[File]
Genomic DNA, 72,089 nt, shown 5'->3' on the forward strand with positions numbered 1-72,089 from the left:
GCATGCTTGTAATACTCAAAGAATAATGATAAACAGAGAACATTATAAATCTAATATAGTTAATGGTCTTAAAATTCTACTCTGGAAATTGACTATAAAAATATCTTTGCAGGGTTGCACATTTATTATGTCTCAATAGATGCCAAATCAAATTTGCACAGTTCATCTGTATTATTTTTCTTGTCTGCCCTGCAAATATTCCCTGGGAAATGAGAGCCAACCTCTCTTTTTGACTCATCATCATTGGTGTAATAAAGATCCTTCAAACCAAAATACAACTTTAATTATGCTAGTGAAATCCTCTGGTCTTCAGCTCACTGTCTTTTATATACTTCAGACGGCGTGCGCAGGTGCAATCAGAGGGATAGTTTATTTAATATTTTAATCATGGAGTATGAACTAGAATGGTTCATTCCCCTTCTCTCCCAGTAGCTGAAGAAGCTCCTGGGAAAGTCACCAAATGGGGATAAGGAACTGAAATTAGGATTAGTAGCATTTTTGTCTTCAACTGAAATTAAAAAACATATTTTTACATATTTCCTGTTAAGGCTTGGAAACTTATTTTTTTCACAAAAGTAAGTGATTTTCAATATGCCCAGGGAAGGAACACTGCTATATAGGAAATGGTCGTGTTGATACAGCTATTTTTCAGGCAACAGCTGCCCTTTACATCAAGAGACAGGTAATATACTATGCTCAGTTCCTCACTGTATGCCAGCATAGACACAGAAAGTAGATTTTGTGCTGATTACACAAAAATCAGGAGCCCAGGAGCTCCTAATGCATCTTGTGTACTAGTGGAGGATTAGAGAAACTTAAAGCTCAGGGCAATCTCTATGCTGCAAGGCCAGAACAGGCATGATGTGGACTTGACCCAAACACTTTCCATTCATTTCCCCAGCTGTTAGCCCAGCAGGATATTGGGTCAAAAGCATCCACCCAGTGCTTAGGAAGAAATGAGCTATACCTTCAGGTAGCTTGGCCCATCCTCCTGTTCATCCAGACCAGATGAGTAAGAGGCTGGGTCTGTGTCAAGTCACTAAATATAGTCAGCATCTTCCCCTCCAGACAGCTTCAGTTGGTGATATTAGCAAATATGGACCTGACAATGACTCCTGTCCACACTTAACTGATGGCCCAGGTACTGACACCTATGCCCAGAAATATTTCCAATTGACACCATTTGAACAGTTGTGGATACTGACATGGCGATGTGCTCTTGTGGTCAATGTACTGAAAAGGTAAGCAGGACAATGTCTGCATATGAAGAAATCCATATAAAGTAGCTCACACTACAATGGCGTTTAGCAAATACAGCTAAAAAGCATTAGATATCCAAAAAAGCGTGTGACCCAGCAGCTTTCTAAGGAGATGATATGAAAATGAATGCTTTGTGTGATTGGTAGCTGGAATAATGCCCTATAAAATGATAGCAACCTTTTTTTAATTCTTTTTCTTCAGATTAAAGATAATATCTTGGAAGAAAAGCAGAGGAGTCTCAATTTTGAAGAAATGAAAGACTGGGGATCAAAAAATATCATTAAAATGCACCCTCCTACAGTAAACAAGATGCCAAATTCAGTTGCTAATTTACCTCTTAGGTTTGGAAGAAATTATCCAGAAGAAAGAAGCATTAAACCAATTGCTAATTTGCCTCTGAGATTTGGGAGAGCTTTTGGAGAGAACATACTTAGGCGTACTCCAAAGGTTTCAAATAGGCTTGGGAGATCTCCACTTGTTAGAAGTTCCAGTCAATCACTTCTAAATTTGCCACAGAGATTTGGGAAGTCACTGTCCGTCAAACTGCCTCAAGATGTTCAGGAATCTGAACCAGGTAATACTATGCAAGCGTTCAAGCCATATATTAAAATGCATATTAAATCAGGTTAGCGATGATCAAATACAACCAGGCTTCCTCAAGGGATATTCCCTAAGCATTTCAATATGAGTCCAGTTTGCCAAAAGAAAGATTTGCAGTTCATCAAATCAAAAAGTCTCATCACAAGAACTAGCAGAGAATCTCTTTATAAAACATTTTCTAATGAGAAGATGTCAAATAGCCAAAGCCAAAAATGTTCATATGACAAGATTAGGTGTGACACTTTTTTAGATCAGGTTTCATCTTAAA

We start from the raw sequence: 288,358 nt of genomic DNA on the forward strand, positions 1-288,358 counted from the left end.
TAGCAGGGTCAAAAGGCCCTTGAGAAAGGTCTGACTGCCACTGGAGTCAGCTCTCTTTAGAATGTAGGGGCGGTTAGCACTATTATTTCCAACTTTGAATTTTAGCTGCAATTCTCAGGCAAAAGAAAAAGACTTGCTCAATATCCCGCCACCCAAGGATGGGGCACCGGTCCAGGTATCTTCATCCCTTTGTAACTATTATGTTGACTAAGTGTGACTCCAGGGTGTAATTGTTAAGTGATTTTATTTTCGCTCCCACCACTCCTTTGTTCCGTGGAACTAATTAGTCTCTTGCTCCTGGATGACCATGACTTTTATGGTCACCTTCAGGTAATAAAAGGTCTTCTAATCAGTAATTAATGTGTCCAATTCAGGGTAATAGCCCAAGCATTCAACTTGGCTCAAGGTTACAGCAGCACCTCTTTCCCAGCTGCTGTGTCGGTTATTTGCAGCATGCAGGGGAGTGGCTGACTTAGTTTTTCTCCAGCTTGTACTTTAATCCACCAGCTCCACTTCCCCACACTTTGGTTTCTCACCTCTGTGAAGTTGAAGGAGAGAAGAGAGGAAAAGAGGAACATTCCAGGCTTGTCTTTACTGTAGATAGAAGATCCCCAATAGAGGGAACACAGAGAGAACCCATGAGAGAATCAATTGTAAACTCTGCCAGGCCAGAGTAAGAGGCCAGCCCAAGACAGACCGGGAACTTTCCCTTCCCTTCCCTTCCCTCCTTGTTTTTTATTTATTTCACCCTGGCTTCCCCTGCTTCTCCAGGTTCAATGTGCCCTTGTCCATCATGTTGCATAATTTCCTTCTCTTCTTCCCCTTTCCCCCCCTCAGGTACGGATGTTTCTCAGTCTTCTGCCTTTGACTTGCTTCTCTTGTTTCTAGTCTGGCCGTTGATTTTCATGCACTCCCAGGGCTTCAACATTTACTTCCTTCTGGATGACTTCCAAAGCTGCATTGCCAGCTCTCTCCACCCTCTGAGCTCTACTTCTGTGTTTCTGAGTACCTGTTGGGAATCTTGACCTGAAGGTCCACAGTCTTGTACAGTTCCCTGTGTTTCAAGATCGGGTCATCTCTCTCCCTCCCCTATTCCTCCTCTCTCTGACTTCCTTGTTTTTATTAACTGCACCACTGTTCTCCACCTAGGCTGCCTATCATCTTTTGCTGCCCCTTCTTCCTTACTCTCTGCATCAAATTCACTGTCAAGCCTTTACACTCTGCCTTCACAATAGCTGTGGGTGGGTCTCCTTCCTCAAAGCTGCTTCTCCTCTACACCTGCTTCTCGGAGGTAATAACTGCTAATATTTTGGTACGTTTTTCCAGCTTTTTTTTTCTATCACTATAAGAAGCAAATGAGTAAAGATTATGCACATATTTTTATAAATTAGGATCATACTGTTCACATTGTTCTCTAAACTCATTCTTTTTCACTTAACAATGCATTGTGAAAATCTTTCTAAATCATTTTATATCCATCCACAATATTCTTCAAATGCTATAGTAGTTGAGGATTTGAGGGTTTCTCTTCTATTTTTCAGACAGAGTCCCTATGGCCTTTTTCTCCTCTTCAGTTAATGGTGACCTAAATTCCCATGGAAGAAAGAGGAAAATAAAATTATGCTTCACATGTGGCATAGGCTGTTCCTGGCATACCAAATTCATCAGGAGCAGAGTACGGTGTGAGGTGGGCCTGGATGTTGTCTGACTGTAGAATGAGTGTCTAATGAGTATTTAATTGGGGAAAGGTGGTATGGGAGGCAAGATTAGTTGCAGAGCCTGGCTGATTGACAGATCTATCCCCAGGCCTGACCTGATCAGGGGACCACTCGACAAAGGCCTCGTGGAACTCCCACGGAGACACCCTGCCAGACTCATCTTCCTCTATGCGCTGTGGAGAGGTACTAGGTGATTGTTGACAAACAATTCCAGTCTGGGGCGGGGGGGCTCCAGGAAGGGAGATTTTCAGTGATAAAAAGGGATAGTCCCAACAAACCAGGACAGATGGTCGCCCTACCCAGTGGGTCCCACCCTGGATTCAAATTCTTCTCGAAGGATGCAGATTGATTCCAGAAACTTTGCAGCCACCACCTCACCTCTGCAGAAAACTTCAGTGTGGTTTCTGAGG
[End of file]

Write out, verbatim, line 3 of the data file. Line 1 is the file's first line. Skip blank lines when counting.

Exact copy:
We start from the raw sequence: 288,358 nt of genomic DNA on the forward strand, positions 1-288,358 counted from the left end.